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# memoize -- record results of function evaluation for future use

## Description

memoize f -- produces, from a function f, a new function that behaves the same as f, but remembers previous answers to be provided the next time the same arguments are presented.

 i1 : fib = n -> if n <= 1 then 1 else fib(n-1) + fib(n-2) o1 = fib o1 : FunctionClosure i2 : time fib 28 -- used 0.911099s (cpu); 0.59309s (thread); 0s (gc) o2 = 514229 i3 : fib = memoize fib o3 = fib o3 : FunctionClosure i4 : time fib 28 -- used 5.235e-05s (cpu); 5.193e-05s (thread); 0s (gc) o4 = 514229 i5 : time fib 28 -- used 2.25e-06s (cpu); 2e-06s (thread); 0s (gc) o5 = 514229

An optional second argument to memoize provides a list of initial values, each of the form x => v, where v is the value to be provided for the argument x.

Alternatively, values can be provided after defining the memoized function using the syntax f x = v. A slightly more efficient implementation of the above would be

 i6 : fib = memoize( n -> fib(n-1) + fib(n-2) ) o6 = fib o6 : FunctionClosure i7 : fib 0 = fib 1 = 1; i8 : fib 28 o8 = 514229

The function memoize operates by constructing a MutableHashTable, in which the arguments are used as keys for accessing the return value of the function. This mutable hash table can be obtained using the function memoizeValues, as follows.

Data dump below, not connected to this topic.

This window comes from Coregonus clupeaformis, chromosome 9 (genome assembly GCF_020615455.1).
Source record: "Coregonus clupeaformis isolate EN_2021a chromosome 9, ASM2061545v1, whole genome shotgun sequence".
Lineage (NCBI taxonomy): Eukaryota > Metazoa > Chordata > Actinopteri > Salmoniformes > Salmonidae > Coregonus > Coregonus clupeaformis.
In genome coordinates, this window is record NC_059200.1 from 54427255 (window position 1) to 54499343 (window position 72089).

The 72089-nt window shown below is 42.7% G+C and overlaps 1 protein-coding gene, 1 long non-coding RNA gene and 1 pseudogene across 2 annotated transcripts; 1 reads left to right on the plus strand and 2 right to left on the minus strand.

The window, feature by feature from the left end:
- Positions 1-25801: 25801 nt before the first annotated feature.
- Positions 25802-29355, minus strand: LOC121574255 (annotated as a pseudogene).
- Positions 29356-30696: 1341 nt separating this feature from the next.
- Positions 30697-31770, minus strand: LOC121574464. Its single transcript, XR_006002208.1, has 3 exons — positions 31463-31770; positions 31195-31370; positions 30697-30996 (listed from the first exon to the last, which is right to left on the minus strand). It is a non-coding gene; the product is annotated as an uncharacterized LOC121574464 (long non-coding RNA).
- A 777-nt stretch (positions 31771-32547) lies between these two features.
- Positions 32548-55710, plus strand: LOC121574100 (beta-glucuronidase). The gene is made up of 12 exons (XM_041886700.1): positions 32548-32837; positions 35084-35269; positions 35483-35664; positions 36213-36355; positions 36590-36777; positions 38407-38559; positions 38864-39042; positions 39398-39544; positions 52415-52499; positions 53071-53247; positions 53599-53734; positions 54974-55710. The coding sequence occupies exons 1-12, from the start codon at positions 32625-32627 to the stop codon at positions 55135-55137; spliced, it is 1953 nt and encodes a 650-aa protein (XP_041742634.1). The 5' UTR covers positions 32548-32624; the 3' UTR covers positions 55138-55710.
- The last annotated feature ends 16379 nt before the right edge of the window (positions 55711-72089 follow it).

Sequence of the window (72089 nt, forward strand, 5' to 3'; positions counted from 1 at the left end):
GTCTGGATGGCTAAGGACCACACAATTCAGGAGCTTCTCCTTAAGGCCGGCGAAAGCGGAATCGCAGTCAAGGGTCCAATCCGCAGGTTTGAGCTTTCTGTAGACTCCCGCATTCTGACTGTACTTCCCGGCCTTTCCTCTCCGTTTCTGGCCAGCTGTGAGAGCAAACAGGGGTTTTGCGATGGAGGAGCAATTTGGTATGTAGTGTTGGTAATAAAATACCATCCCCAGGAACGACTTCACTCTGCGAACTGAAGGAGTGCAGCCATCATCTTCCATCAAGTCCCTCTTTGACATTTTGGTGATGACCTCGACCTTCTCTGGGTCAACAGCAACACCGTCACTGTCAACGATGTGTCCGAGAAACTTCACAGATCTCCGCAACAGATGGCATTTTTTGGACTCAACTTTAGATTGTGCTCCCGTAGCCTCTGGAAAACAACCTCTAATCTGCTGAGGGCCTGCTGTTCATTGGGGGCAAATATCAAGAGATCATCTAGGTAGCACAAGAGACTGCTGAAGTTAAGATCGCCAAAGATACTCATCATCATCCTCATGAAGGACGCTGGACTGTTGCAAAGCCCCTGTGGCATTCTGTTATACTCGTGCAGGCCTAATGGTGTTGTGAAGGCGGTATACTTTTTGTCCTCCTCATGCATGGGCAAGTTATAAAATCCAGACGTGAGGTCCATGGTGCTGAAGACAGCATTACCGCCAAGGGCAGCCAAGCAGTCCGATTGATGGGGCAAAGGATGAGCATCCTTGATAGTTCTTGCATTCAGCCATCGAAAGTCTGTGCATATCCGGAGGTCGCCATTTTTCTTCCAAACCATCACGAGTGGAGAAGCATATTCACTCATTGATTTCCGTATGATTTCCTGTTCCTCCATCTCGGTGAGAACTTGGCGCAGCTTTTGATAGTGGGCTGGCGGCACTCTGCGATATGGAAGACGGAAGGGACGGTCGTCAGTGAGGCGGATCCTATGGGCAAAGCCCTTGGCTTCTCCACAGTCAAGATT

i9 : peek memoizeValues fib o9 = MutableHashTable{0 => 1 } 1 => 1 2 => 2 3 => 3 4 => 5 5 => 8 6 => 13 7 => 21 8 => 34 9 => 55 10 => 89 11 => 144 12 => 233 13 => 377 14 => 610 15 => 987 16 => 1597 17 => 2584 18 => 4181 19 => 6765 20 => 10946 21 => 17711 22 => 28657 23 => 46368 24 => 75025 25 => 121393 26 => 196418 27 => 317811 28 => 514229

That hash table can be replaced by an empty one with the function memoizeClear.

 i10 : memoizeClear fib i11 : peek memoizeValues fib o11 = MutableHashTable{}

Warning: the new function created by memoize will save references to all arguments and values it encounters, and this will often prevent those arguments and values from being garbage-collected as soon as they might have been. If the arguments are implemented as mutable hash tables (modules, matrices and rings are implemented this way) then a viable strategy is to stash computed results in the arguments themselves. See also CacheTable.

## Ways to use memoize :

• memoize(Function)
• memoize(Function,List)

## For the programmer

The object memoize is .